Mitochondrial reactive oxygen species regulate hypoxic signaling

Robert B. Hamanaka*, Navdeep S. Chandel

*Corresponding author for this work

Research output: Contribution to journalReview articlepeer-review

193 Scopus citations

Abstract

Physiological hypoxia results in a host of responses that include increased ventilation, constriction of the pulmonary artery, and a cellular transcriptional program that promotes glycolysis, angiogenesis, and erythropoiesis. Mitochondria are the primary consumers of cellular oxygen and have thus been speculated for years to be the site of cellular oxygen sensing. Many of the cellular responses to hypoxia are now known to be mediated by the production of reactive oxygen species at mitochondrial complex III. While the mechanism by which cytosolic oxidant concentration is increased during hypoxia is unknown, the importance of the maintenance of cellular oxygen supply requires further investigation into the role of ROS as hypoxia signaling molecules. The following is a brief overview of the current understanding of the role of mitochondrial-produced ROS in cellular oxygen signaling.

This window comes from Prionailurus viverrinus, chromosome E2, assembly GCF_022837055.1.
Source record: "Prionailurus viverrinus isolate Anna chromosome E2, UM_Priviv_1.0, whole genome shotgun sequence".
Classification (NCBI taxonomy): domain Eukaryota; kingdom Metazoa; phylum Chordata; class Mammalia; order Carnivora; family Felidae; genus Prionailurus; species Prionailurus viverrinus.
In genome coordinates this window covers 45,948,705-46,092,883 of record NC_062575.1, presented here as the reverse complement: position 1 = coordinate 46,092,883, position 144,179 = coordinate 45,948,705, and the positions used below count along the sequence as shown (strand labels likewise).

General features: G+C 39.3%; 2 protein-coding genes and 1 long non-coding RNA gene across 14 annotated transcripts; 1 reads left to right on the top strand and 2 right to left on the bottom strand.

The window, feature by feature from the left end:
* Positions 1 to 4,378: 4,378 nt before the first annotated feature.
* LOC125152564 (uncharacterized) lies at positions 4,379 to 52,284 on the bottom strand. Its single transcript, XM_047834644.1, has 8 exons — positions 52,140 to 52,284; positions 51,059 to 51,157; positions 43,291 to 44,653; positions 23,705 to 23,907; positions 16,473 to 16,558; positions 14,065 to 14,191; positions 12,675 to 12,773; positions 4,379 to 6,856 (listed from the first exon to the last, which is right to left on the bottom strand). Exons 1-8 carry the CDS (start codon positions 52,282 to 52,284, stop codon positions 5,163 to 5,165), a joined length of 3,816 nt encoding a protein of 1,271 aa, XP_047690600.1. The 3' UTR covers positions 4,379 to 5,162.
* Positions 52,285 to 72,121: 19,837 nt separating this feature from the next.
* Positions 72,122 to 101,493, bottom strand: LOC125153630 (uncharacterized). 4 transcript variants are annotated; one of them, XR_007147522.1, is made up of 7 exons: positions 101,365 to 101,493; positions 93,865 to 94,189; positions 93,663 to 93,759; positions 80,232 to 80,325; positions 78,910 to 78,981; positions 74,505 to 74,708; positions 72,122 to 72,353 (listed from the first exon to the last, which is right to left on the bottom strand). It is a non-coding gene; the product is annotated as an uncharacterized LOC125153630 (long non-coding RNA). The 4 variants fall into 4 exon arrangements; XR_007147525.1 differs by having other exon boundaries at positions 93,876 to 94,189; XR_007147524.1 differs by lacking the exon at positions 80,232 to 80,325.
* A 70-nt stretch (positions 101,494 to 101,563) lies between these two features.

Original languageEnglish (US)
Pages (from-to)894-899
Number of pages6
JournalCurrent Opinion in Cell Biology
Volume21
Issue number6
DOIs
StatePublished - Dec 2009

ASJC Scopus subject areas

  • Cell Biology

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